MOST of us were probably blissfully unaware, but a swanky annual dinner was held on Wednesday night at London’s Grosvenor House Hotel in Park Lane.

For members it was £225 a pop and non-members £450 to attend. If past events were anything to go by, the menu would not have been too shabby.

Perhaps, as previously, those attending might again have opted for the Beef Fillet, Mushroom Truffle Crust, Foie Gras Sauce, followed by the Chocolate and Praline Sphere and Raspberry Coulis.

There would, of course, be lots and lots of champagne and wine too.

And as for the after-dinner entertainment, well in 2015 the post-dinner banter was given by a certain journalist and broadcaster called Jeremy Vine, while on Wednesday night it was Former Home Secretary Alan Johnson, who picked up what I’m sure was a not inconsiderable speaker’s fee.

If you’re wondering what all this was for, let me delay no further in telling you that it was the annual soiree of the Aerospace, Defence and Security Group, or ADS.

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For those of you wondering who this illustrious band are, suffice to say that the ADS is an arms industry body that represents most of the world’s biggest arms firms.

Now far be it for me to be a party pooper, but I think it would stick in the craw of most reasonable folk to learn that many of those filling their faces and quaffing champagne on Wednesday night are precisely those people who profit massively from the arms currently being used to bombard Yemen into starvation.

Over a glass or two on Wednesday, those representatives of arms firms would have spent a good part of the evening cosying up to the many politicians who attend with the aim of trying to sell even more weapons.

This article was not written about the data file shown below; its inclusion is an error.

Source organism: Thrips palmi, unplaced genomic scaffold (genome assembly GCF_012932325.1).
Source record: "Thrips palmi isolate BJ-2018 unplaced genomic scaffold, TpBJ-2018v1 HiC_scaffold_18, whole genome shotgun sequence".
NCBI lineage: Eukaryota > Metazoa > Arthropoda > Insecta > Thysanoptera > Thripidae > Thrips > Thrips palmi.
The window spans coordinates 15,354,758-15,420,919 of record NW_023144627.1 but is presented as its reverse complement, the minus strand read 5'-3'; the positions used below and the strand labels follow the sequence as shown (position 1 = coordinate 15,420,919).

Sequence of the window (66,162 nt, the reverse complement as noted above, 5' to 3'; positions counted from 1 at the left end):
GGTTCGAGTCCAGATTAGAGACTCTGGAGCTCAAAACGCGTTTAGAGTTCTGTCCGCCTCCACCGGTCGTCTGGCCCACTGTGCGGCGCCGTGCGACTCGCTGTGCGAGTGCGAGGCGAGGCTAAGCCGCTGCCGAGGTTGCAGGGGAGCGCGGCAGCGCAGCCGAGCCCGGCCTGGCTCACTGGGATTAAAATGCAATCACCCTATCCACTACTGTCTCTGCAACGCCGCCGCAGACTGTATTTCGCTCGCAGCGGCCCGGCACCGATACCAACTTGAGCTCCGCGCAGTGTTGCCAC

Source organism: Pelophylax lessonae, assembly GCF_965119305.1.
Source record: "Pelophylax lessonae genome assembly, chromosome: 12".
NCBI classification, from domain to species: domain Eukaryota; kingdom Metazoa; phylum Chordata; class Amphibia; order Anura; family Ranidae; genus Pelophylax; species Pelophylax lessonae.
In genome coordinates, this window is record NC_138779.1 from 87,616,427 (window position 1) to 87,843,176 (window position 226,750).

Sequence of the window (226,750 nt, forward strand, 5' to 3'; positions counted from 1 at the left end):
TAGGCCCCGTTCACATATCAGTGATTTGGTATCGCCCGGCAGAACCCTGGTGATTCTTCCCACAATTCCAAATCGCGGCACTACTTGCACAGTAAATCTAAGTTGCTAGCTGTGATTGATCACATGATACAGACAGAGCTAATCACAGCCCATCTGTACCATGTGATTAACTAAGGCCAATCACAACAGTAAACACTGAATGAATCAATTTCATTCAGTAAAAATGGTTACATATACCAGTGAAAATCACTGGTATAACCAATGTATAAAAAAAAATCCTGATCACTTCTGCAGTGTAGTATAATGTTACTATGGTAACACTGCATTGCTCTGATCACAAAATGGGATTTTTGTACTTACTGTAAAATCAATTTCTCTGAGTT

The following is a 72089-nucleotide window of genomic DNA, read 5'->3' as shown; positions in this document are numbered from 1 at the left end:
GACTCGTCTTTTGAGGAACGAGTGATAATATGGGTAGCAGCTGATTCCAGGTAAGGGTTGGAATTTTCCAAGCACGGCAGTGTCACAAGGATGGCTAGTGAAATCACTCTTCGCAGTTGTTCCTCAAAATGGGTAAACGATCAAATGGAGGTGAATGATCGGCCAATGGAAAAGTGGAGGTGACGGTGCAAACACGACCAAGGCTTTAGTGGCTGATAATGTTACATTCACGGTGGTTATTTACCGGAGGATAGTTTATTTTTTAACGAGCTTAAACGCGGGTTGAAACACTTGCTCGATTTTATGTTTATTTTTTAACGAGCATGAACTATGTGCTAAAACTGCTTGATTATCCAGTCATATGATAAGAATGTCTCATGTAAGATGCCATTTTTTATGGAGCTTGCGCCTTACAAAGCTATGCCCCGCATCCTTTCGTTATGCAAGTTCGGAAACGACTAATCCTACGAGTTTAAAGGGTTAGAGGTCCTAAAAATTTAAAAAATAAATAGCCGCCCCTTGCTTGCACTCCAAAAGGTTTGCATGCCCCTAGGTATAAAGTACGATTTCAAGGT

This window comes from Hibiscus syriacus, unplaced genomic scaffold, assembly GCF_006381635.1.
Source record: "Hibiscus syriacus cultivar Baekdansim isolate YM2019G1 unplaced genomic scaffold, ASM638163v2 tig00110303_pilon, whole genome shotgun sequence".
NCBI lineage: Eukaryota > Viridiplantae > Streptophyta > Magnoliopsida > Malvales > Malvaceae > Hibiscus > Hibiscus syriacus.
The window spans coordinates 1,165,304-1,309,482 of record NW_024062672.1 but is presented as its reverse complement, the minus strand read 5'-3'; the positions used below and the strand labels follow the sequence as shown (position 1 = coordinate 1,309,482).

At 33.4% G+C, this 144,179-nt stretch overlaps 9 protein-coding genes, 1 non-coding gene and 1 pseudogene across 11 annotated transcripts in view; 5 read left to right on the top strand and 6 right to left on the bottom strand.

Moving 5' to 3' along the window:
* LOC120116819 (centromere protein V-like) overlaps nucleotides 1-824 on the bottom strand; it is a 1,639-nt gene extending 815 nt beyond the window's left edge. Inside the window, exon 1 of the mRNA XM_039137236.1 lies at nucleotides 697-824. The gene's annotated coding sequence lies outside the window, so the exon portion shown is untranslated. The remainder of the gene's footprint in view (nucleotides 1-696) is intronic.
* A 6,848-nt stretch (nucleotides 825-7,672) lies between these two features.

That some of these companies have paid for MPs to attend previous ADS dinners and MPs have willingly let that happen, also to me leaves a sour taste in the mouth.

There is BAE Systems for example, Europe biggest arms company, which produces the Typhoon warplanes being used for the aerial bombardment that has led to the desperate situation where more than 20 million Yemenis, roughly two thirds of the population, don’t have enough to eat.

Evidence from the ground shows that Yemeni parents are often now faced with the heart-wrenching choice between saving their sick children and feeding their healthy ones.

I wonder how many of the guests at Wednesday night’s dinner paused to consider that little fact between courses and another round of champagne?

But if BAE Systems provides some of the warplanes, then the company Raytheon makes the Paveway IV bombs that are being dropped and have been linked to attacks on civilian targets.

It was back in 2014 that the Raytheon deal for the Paveway IV missile was announced and estimated to be worth around £150 million. Right from the start the buyer was believed to be Saudi Arabia. By 2015, of course, Raytheon announced that all its UK manufacturing would be moving to Scotland at Glenrothes in Fife.

The National: